This week marks the start of the 56th session of the Commission on the Status of Women (CSW) at the United Nations. As part of CSW, I took part in an open discussion on the Center for Women’s Global Leadership’s 16 Days Campaign.

The Campaign spans the 16 days between the International Day for the Elimination of Violence against Women on November 25 to Human Rights Day on December 10. It encourages activism from around the world in combating gender-based violence.

Last year, hundreds of organizations from over 150 countries participated in the 16 Days Campaign–its most successful year yet.

Now, I want to open the discussion to you – What do you think next year’s theme should be? How can we connect all the diverse organizations participating in the 16 Days Campaign? And how can we make sure to continue our committed activism against gender-based violence beyond the 16 days?

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Every morning, a young girl in rural Kenya goes on a scavenger hunt. It’s her job: to find and fetch potable water and cooking fuel—dung, weeds, brush, twigs.  It takes six or eight hours.  She might, instead, be home safe from the risk of sexual assault. She might, instead, be in school.

A simple stove can lift her burdens and change her life.

The simple stove is a solar cooker, fueled by the free heat of the sun.  A cardboard and mylar fold-up contraption, the “CooKit” panel cooker also pasteurizes water and milk. It sterilizes baby equipment and kitchen and hygiene utensils. It kills microbes in dirty water that cause cholera and giardia. It breaks our reliance on fuel that causes environmental degradation. Since 1987, when Solar Cooker International (SCI) was established, more than 30,000 solar cookers have found their way into homes in countries with plentiful sunlight.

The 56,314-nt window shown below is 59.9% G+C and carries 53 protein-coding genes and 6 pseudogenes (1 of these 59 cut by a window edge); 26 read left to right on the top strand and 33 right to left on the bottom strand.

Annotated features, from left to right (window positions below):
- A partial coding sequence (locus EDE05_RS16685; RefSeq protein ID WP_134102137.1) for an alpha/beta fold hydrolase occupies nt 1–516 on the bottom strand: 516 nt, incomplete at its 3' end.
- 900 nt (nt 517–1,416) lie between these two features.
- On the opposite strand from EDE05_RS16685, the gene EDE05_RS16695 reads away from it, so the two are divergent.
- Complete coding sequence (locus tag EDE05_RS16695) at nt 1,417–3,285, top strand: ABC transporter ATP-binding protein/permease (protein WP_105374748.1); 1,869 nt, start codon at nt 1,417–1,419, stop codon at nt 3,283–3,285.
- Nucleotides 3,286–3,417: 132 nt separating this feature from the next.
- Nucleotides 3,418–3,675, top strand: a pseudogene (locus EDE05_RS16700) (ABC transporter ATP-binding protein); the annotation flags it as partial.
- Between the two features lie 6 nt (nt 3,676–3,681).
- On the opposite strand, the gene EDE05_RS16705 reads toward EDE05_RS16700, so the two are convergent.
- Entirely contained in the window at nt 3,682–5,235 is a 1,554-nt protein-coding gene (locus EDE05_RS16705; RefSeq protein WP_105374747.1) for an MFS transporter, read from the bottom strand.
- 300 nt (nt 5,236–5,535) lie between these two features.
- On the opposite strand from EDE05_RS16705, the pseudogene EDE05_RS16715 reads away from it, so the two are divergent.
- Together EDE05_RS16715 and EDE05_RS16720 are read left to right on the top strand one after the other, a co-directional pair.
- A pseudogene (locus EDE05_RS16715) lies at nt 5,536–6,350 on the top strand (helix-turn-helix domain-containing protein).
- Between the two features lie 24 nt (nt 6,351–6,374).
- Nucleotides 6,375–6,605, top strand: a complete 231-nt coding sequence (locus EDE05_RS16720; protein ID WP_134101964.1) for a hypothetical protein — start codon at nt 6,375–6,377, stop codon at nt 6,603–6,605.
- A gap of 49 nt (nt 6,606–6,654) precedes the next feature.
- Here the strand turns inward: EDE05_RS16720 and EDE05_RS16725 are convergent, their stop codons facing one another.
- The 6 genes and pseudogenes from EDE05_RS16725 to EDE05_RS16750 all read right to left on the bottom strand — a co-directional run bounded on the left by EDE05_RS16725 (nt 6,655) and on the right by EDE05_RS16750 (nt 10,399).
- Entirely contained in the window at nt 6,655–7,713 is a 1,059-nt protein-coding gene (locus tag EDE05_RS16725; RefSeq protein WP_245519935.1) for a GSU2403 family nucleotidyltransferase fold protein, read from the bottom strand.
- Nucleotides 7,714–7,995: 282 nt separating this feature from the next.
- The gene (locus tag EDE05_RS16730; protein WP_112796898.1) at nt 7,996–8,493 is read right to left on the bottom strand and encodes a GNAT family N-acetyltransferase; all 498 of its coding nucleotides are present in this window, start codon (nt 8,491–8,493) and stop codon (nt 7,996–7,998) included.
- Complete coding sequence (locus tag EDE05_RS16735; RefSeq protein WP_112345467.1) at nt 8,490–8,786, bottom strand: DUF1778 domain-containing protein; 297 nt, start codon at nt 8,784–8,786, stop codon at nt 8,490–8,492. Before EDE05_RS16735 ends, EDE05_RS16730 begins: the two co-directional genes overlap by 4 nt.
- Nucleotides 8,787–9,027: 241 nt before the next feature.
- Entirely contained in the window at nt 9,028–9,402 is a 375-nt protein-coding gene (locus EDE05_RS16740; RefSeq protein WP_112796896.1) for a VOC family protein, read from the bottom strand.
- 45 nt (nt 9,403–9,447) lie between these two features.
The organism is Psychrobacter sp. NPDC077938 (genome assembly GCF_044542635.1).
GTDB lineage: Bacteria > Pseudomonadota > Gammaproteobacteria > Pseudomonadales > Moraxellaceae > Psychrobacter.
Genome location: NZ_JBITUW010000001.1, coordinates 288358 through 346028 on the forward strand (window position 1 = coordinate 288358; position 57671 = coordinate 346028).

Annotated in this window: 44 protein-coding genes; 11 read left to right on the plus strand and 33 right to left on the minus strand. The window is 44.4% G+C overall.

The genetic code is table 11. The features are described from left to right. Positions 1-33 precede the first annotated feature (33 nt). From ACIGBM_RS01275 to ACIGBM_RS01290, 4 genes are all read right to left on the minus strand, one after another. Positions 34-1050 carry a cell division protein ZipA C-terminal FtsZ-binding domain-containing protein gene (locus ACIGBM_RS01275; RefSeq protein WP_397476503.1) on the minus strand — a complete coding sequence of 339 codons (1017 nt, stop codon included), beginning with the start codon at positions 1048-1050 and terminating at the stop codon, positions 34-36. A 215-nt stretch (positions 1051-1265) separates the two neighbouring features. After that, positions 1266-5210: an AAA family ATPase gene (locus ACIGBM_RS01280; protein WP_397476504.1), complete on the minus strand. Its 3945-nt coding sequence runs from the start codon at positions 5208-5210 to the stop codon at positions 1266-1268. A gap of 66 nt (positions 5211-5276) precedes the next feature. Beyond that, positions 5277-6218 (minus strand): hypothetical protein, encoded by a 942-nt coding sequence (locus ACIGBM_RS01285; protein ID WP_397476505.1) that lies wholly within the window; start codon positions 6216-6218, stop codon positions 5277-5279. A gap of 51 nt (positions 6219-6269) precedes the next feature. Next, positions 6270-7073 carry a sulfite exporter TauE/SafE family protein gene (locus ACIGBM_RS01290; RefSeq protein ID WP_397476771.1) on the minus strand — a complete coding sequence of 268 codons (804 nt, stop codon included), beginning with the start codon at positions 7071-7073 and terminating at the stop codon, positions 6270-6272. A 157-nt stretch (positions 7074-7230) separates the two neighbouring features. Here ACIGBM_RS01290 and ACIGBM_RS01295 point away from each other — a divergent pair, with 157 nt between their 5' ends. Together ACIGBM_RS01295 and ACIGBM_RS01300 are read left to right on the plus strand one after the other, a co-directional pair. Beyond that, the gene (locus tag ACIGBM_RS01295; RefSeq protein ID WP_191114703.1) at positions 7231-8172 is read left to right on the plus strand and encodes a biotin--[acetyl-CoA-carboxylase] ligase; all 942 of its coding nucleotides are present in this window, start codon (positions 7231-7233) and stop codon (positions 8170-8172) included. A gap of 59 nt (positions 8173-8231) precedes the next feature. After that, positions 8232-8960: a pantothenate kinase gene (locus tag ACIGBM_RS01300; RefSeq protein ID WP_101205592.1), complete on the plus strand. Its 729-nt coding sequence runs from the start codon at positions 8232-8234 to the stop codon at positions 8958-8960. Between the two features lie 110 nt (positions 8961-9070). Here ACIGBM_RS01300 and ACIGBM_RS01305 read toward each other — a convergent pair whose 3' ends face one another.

The high-tech low cost (U.S. $25) “CooKit” was described at a panel event I attended at the 56th session of the Commission on the Status of Women at the United Nations, entitled “From Seeding to Feeding: The Role of Women and Girls Across the Life Cycle of Food.”

This effort is part of a larger pledge to support new initiatives that cut down on time spent gathering water and cooking fuel, and on environmental degradation—initiatives that MADRE and our partners are charting. In Guatemala, we are working with our partners at Muixil to help women establish micro-farms to feed their families and generate income.  In Nicaragua, our partner Wangki Tangni provides women with organic seeds and training in sustainable agriculture. In Sudan, our sister organization Zenab for Women in Development is also aiding rural women with tools, seeds and training.

The simplest object can have an enormous impact–a seed, a spade, a solar stove. “Give me a lever and I can change the world,” the old saying goes. And Aline Lederman, vice president of SCI, echoed the thought at the panel: with a solar stove, “we can change the contribution of rural girls to society.”